Many health-conscious Americans are on a quest to lead a more active lifestyle by participating in sports to be healthier and hopefully ward off disease and injury. At times, the body breaks down due to this increased activity and injuries occur.
Anterior cruciate ligament (ACL) injuries are one of the most common injuries among athletes. According to the American Orthopaedic Society for Sports Medicine, about 150,000 ACL injuries occur in the United States every year.
The ACL is important for maintaining the stability in the knee, particularly in activities involving cutting, pivoting or kicking. The ACL is one of four major ligaments (ligaments connect bone to bone) that coordinate function and promote stability of the knee joint. ACL injuries are usually non-contact injuries that occur most commonly in sports such as basketball, soccer, football, downhill skiing and tennis.
According to Shivajee Nallamothu, DO, a St. Joe’s orthopedic surgeon, ACL injuries include a sprain or tear of the ACL and typically occur from a direct blow to the knee when it is hyperextended or bent slightly inward, often during a sport such as football.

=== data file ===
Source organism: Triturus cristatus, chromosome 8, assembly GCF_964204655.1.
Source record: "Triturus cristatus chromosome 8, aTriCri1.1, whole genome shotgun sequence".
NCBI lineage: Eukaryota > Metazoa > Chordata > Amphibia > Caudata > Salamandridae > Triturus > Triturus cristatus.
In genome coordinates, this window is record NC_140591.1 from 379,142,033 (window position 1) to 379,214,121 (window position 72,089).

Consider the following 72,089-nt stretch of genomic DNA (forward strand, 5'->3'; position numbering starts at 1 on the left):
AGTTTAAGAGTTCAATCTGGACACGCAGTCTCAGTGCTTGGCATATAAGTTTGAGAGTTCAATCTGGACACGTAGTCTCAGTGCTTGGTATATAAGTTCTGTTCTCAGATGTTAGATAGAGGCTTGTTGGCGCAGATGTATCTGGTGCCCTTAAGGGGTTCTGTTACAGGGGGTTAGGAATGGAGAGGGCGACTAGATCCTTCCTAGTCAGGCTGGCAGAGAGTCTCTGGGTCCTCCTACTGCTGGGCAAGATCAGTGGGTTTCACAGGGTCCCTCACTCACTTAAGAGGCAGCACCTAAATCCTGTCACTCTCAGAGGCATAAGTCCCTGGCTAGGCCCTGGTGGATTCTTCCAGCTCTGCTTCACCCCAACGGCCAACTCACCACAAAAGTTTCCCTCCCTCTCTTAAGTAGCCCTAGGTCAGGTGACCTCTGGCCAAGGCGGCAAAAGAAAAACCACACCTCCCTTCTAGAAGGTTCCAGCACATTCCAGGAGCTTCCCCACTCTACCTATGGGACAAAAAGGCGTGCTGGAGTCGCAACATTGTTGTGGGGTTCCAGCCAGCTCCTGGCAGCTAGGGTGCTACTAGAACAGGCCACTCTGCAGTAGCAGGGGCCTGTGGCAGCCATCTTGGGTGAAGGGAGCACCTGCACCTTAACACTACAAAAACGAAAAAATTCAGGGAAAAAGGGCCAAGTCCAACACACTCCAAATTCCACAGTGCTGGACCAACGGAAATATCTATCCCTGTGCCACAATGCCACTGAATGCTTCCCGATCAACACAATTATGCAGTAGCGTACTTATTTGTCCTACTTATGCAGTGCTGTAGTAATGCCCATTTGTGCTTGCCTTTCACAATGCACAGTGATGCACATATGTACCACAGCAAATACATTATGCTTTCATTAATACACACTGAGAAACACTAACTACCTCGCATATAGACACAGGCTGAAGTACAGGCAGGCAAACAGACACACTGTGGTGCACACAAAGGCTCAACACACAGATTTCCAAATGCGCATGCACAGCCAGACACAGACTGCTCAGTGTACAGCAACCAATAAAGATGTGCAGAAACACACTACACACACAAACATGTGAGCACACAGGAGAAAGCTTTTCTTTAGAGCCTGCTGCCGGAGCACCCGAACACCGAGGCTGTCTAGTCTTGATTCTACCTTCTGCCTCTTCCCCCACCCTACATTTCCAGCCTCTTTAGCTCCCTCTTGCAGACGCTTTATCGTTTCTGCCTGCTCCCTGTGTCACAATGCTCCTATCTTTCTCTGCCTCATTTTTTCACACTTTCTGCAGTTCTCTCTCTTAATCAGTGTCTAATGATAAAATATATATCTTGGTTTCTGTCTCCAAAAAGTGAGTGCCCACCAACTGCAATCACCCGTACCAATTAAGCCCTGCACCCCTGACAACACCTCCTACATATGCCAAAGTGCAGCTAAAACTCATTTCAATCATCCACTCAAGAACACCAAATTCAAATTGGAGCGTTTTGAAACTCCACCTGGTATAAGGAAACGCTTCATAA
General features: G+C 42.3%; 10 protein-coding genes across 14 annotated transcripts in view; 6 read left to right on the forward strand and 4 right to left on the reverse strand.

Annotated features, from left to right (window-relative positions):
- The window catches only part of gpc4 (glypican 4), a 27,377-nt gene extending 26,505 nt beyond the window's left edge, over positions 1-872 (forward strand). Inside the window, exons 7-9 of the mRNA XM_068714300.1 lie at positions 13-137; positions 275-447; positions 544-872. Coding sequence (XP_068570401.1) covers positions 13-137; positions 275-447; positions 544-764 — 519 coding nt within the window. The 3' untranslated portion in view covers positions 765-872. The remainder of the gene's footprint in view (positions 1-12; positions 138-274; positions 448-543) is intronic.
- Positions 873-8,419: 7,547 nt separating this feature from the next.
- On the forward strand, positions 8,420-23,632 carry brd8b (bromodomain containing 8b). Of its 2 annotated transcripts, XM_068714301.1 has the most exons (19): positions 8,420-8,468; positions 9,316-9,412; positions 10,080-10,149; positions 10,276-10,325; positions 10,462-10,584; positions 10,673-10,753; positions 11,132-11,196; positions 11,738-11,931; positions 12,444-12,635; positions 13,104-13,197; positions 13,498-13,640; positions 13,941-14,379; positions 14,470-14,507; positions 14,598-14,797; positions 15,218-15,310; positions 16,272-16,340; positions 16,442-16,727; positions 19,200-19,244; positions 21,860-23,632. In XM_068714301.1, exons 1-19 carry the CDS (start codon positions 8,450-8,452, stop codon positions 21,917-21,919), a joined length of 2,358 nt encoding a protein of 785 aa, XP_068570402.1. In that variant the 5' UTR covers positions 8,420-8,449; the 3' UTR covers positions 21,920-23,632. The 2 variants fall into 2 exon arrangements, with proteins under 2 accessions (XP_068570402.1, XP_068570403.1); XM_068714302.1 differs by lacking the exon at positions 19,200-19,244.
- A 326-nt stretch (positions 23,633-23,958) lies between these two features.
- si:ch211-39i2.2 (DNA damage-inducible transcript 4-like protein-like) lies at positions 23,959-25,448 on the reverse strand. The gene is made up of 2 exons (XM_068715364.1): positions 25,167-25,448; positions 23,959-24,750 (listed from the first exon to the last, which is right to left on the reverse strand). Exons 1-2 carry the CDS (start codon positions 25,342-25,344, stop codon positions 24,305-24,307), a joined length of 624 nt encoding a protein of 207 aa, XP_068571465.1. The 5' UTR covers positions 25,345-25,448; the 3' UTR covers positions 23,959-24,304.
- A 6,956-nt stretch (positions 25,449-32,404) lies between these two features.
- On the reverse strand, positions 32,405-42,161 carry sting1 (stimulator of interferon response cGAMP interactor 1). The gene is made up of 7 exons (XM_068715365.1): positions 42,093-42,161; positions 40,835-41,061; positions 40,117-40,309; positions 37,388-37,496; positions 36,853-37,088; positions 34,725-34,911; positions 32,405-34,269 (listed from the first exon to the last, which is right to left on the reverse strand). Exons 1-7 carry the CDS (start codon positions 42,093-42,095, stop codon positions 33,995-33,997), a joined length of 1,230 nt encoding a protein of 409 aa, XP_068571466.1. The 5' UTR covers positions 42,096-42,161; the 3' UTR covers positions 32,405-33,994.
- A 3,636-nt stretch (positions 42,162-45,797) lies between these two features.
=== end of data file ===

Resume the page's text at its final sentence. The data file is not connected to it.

Symptoms may include:
- An audible pop at a moment of injury
- A knee that tends to slip out of joint, feeling unstable, and swelling and pain that hinders movement
- A knee that often feels as though it will give way or is unstable
Your doctor may conduct physical tests and take X-rays to determine the extent of damage to your ACL.
One-third of people with a completely torn ACL are able to build their muscle strength through therapy to resume normal activities without surgery. However, many patients with a torn ACL will eventually develop a torn meniscus—a protective cartilage that reduces friction between the knee bones—which may predispose them to the early onset of arthritis.
Active, athletic people are more likely to opt for surgery so that the knee can be repaired and rehabilitated and they can return to their activities.
“The surgery is called an endoscopic ACL reconstruction and involves replacing the torn ligament with one that may be taken from part of the patellar tendon—the patellar tendon attaches the bottom of the kneecap (patella) to the top of the shinbone (tibia)—from part of the hamstring tendon in the back of the knee, or it may be a donor,” explains Dr. Nallamothu.
Surgery is done either on an outpatient basis or an overnight stay in the hospital. After four to six months, you should be able to return to unrestricted activity and competitive sports.